At the close of a long rehearsal, arranger and music minister O.D. Hall often encourages his choir to sing an anthem they’ve been practicing once more, with just the Lord as their audience. When the last note fades and there is that palpable sense that God has been listening, Hall says, “Even if this is the only time we ever sing that song, it’s worth it.”
(Walters’ response was compiled with excerpts from her book Advice to the Minister of Music: Get a Giant Hat Rack, 1994, Chrism [Gospel Publishing House], Springfield, Mo.)
—Adapted from Network News. Used with permission.
That evening, aware that we had an incredible opportunity to share God’s love, the choir sang with all its heart. No one was focused on entertaining. We simply wanted to minister to those who had come. It wasn’t about the choir but about the people who needed to know Jesus Christ. After we sang, Jim gave an invitation and the response was overwhelming.
Radio City Music Hall
The experience at Carnegie Hall gave us faith to believe God for more. Soon we arranged for two consecutive concerts to be held at Radio City Music Hall. Though we were intimidated by the thought of singing at another famous venue, we didn’t let fear get in the way of reaching more people. Members of our congregation, along with other believers, began inviting people from their families, workplaces, and neighborhoods to a concert at Radio City Music Hall. Both nights were completely sold out. A member of our church invited a man named Bob Adamo. This is how Bob remembers the events of that night.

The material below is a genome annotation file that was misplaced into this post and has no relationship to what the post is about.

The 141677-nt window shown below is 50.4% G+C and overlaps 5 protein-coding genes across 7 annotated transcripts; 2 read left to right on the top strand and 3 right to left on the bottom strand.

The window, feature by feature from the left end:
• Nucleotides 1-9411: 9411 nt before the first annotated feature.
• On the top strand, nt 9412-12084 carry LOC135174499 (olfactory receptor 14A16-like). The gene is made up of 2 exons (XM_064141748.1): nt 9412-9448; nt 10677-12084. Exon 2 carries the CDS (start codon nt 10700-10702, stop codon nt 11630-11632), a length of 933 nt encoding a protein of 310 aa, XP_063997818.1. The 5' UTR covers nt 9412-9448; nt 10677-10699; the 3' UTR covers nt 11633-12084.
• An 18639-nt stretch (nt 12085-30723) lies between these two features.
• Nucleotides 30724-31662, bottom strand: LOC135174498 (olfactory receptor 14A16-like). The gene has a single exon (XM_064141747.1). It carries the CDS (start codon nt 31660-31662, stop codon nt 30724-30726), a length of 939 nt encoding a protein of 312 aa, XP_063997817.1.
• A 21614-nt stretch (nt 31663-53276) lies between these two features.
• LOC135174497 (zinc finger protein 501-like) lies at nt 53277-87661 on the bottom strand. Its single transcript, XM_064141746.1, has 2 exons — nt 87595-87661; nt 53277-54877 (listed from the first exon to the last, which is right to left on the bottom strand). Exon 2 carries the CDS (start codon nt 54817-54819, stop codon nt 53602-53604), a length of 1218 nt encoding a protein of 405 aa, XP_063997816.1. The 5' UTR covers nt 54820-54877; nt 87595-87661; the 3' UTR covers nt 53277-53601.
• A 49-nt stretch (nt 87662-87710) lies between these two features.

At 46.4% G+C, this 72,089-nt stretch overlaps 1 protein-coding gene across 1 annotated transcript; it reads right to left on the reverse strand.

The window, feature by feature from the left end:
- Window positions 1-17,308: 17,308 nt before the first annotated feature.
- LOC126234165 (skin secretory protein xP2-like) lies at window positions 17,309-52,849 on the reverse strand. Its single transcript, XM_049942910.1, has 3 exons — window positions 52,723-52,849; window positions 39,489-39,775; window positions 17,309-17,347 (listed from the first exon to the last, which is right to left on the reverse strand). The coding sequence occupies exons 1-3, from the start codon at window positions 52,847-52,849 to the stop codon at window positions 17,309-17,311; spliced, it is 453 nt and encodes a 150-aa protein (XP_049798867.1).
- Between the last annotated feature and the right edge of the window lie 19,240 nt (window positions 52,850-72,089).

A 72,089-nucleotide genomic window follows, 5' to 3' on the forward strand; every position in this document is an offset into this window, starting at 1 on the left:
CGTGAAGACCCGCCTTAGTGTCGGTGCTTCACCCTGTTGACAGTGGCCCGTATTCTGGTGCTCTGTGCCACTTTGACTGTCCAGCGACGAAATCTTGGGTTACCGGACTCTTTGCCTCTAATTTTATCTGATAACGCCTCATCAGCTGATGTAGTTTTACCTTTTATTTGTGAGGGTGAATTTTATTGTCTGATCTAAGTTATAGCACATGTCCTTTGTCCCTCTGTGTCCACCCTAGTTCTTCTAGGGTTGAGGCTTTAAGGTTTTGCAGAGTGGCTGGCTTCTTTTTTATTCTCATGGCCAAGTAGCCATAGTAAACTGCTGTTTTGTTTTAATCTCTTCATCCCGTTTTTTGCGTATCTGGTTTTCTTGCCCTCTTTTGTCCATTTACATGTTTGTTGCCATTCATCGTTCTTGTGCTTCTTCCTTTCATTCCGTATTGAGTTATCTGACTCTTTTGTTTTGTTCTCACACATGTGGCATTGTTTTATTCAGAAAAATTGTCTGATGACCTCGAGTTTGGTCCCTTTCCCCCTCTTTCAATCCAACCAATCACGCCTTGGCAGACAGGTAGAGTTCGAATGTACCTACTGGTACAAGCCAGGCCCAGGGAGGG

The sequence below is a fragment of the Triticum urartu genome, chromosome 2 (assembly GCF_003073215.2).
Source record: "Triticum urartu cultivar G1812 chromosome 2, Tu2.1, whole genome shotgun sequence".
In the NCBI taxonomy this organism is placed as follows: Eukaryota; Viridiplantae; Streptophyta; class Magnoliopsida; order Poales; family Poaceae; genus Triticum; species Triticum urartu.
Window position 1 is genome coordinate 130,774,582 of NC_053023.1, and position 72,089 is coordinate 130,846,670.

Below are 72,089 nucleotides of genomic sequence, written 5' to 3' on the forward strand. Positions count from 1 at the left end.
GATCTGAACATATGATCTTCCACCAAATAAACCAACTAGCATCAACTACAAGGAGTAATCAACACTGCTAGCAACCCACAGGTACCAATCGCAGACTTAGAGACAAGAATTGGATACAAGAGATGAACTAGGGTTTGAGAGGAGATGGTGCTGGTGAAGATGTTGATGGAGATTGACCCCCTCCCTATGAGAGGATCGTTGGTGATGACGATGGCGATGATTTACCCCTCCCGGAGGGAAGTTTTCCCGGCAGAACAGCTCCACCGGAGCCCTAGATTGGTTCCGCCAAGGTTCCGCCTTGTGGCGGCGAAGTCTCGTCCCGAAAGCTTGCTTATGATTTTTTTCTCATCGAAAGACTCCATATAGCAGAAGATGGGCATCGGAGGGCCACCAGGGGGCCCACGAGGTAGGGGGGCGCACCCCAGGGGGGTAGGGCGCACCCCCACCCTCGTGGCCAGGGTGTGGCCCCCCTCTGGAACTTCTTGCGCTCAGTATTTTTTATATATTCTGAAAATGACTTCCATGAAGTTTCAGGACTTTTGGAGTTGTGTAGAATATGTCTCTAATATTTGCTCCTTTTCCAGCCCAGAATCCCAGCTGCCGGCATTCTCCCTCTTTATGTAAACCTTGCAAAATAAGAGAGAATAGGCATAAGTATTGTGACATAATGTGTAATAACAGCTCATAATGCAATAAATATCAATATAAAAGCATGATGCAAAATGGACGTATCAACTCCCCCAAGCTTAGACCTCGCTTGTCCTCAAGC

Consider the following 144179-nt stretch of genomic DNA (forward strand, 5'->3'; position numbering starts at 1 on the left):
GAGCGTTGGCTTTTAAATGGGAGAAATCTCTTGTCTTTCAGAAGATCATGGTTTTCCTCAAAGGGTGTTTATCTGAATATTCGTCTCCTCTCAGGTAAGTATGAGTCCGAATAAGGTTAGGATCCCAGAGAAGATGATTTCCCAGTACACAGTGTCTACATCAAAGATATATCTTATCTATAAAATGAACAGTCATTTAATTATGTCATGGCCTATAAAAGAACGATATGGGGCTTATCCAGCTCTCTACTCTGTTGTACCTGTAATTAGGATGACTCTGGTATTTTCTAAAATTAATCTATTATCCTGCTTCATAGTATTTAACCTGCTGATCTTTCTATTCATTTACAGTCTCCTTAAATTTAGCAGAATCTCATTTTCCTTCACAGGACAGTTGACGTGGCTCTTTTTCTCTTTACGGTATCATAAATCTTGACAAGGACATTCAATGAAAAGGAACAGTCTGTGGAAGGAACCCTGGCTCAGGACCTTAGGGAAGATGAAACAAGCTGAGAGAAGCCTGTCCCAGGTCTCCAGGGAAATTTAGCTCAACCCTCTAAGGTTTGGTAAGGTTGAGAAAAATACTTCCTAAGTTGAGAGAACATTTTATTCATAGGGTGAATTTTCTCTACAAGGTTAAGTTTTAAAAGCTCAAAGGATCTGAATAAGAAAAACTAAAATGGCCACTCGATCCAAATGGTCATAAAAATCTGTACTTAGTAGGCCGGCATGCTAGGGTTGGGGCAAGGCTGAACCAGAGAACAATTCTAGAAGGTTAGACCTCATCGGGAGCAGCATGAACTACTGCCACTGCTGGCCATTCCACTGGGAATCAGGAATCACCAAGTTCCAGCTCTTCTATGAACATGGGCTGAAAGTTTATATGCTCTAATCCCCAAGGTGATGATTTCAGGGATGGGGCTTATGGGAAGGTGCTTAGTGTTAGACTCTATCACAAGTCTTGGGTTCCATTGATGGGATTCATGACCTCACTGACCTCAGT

“I developed a friendship with someone at work who talked to me about God. She invited me to visit Brooklyn Tabernacle more than once, but I always had an excuse. Finally she invited me to a concert at Radio City Music Hall, not a church. The one thing she failed to mention was that this wasn’t your ordinary concert but one where somebody would stand up and preach. I wasn’t prepared for that.
“I don’t remember what Pastor Cymbala said that night, but after hearing his words, I knew I had a choice to make. So I stood up the minute he asked people who wanted to accept Christ to stand for prayer.
“I don’t know exactly what happened except that Christ delivered me. And it’s amazing to me that I’m now so close to people who are Puerto Rican, Jamaican, African-American, or whatever. After all, I’m an Italian who grew up in a neighborhood that had the usual kinds of prejudice toward minorities. But I don’t have any of that poison in my heart since Christ changed me. Now I’m part of God’s family, and I love it.”
God truly helped us during those nights at Radio City. We didn’t go there to perform. We didn’t go there so we could say we had sung on its impressive stage. God sent us there to lift up the name of Jesus Christ and offer people the hope of His salvation. Bob Adamo is but one example of what the Lord is able to do. Today Bob is singing in our choir along with his new bride. We are overjoyed as we watch God continue to bless his life.
Madison Square Garden
Since those concerts at Radio City, we have had countless opportunities to minister to people in New York, throughout the country, and around the world. One of our greatest experiences happened when we debuted an album at Madison Square Garden, a venue that seats around 17,000 people. Christians from all over began inviting unbelievers to come. This time, however, the Lord placed a particular burden on our hearts for a special group of people.